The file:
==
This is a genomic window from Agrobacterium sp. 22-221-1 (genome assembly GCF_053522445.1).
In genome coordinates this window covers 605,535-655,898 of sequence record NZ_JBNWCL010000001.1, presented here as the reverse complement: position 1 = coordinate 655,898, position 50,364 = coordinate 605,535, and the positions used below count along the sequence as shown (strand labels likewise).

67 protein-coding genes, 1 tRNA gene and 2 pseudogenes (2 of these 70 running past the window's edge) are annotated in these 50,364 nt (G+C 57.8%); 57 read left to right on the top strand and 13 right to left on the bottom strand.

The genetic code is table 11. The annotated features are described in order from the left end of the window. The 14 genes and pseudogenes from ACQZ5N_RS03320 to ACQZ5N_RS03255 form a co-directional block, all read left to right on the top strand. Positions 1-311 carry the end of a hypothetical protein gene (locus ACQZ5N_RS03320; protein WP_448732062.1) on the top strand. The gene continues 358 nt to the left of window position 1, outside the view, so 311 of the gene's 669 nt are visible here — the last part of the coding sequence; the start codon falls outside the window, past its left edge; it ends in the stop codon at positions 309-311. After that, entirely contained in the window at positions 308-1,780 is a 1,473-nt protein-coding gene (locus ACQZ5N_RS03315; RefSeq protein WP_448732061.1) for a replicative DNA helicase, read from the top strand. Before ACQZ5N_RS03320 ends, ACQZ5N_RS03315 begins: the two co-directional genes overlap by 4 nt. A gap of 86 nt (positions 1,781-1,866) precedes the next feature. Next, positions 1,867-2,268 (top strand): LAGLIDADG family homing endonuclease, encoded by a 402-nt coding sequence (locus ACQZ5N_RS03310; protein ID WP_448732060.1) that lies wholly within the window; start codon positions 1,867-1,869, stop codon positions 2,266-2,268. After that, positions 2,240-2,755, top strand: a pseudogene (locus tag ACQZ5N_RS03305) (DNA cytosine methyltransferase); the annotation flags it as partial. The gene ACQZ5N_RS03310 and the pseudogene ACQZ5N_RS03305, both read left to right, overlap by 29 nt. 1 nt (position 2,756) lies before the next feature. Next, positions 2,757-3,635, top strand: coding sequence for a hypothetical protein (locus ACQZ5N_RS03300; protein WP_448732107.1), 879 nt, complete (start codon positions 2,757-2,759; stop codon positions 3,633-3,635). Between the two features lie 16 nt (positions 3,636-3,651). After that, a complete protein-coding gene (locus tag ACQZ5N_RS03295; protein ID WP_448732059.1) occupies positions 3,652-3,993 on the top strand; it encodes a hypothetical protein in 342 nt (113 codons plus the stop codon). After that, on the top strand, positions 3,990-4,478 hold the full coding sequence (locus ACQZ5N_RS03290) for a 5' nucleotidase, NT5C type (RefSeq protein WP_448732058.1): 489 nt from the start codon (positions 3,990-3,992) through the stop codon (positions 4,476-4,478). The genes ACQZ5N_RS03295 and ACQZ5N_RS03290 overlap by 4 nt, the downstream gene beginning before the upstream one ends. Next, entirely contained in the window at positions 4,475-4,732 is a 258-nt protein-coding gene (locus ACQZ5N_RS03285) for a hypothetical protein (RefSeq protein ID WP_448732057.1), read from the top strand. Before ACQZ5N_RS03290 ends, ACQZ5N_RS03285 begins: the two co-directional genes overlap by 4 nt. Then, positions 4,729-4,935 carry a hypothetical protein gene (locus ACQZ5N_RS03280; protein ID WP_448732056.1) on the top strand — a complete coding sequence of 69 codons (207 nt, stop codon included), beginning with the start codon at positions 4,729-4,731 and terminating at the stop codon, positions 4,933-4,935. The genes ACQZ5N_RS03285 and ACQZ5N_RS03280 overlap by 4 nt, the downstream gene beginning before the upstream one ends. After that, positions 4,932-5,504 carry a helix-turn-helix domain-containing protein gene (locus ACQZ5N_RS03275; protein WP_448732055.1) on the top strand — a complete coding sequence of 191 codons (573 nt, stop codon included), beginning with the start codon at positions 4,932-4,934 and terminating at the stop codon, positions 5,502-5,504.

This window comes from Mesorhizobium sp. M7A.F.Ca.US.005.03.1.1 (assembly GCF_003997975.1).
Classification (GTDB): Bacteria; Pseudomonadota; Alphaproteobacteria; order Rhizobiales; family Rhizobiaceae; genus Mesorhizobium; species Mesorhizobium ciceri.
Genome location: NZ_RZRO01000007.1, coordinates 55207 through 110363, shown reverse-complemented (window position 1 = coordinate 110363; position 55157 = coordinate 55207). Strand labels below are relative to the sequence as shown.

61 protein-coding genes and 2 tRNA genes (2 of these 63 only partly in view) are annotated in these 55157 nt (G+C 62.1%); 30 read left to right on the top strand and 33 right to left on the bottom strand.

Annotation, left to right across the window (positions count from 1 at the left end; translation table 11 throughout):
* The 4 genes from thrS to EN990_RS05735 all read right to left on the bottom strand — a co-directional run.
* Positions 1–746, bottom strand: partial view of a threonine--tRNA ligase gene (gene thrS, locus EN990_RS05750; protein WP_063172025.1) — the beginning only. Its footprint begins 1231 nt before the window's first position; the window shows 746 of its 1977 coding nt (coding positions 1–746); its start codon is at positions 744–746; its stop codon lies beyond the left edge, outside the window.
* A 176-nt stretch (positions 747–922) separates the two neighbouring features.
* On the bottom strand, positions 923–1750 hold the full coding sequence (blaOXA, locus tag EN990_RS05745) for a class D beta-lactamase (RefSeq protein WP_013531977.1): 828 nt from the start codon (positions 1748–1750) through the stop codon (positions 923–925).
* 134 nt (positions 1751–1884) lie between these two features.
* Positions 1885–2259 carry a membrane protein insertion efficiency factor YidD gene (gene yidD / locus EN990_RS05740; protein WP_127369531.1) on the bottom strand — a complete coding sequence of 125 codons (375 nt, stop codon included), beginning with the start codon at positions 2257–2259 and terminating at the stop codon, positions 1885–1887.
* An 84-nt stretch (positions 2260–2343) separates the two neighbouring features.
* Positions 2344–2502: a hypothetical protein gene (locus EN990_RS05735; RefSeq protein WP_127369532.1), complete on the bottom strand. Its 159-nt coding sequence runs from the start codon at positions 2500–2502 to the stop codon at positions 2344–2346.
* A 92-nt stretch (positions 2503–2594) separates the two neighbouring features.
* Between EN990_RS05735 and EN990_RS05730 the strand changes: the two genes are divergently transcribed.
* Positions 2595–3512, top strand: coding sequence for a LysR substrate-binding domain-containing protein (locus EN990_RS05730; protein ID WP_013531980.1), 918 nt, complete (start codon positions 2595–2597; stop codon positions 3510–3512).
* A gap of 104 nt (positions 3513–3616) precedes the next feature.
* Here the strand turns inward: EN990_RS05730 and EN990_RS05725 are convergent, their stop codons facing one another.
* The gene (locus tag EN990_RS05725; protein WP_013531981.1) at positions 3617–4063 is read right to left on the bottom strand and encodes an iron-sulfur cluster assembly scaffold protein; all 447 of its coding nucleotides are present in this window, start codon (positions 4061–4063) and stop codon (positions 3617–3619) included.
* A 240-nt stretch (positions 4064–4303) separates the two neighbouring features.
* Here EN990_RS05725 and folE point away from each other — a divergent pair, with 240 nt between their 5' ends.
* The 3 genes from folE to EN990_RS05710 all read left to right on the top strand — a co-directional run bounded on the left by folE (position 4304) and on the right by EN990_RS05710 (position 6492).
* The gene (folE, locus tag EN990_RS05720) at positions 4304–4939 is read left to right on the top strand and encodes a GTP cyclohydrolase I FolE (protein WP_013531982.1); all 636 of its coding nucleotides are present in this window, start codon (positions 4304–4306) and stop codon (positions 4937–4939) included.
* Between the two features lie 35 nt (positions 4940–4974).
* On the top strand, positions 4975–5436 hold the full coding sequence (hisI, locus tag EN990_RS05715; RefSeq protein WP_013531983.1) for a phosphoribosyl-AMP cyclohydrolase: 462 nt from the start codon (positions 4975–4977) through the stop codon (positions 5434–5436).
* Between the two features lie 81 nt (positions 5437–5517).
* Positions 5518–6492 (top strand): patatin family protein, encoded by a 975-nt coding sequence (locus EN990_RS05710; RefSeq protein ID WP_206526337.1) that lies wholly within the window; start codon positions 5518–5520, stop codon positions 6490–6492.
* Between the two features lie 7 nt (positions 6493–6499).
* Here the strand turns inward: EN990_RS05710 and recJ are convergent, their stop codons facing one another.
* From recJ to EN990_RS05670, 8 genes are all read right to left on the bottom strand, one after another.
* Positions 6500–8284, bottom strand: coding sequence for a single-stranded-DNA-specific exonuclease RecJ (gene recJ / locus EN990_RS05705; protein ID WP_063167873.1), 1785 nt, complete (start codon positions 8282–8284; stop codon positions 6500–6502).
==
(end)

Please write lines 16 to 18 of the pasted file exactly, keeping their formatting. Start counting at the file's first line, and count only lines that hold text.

* An 84-nt stretch (positions 2260–2343) separates the two neighbouring features.
* Positions 2344–2502: a hypothetical protein gene (locus EN990_RS05735; RefSeq protein WP_127369532.1), complete on the bottom strand. Its 159-nt coding sequence runs from the start codon at positions 2500–2502 to the stop codon at positions 2344–2346.
* A 92-nt stretch (positions 2503–2594) separates the two neighbouring features.